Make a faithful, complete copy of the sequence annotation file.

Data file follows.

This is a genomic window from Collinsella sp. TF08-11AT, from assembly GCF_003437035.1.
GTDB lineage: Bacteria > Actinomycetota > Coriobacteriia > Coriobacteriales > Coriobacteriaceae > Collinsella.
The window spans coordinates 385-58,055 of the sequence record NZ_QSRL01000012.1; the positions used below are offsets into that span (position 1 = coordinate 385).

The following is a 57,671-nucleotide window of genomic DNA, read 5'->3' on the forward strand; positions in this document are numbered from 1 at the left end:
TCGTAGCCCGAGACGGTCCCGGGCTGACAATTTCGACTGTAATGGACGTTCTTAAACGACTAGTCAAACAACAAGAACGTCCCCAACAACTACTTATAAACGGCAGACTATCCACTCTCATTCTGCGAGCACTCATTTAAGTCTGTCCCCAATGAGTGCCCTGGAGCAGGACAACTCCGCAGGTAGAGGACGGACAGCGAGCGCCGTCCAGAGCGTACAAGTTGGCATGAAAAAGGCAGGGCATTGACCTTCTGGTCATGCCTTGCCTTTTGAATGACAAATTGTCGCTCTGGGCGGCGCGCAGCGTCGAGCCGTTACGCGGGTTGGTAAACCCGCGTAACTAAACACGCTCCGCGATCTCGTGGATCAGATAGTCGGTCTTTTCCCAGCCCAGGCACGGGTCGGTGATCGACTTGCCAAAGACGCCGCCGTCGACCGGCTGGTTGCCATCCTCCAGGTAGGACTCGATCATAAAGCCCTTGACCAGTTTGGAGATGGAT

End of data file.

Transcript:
This is a genomic window from Collinsella sp. TF08-11AT, from assembly GCF_003437035.1.
GTDB lineage: Bacteria > Actinomycetota > Coriobacteriia > Coriobacteriales > Coriobacteriaceae > Collinsella.
The window spans coordinates 385-58,055 of the sequence record NZ_QSRL01000012.1; the positions used below are offsets into that span (position 1 = coordinate 385).

The following is a 57,671-nucleotide window of genomic DNA, read 5'->3' on the forward strand; positions in this document are numbered from 1 at the left end:
TCGTAGCCCGAGACGGTCCCGGGCTGACAATTTCGACTGTAATGGACGTTCTTAAACGACTAGTCAAACAACAAGAACGTCCCCAACAACTACTTATAAACGGCAGACTATCCACTCTCATTCTGCGAGCACTCATTTAAGTCTGTCCCCAATGAGTGCCCTGGAGCAGGACAACTCCGCAGGTAGAGGACGGACAGCGAGCGCCGTCCAGAGCGTACAAGTTGGCATGAAAAAGGCAGGGCATTGACCTTCTGGTCATGCCTTGCCTTTTGAATGACAAATTGTCGCTCTGGGCGGCGCGCAGCGTCGAGCCGTTACGCGGGTTGGTAAACCCGCGTAACTAAACACGCTCCGCGATCTCGTGGATCAGATAGTCGGTCTTTTCCCAGCCCAGGCACGGGTCGGTGATCGACTTGCCAAAGACGCCGCCGTCGACCGGCTGGTTGCCATCCTCCAGGTAGGACTCGATCATAAAGCCCTTGACCAGTTTGGAGATGGAT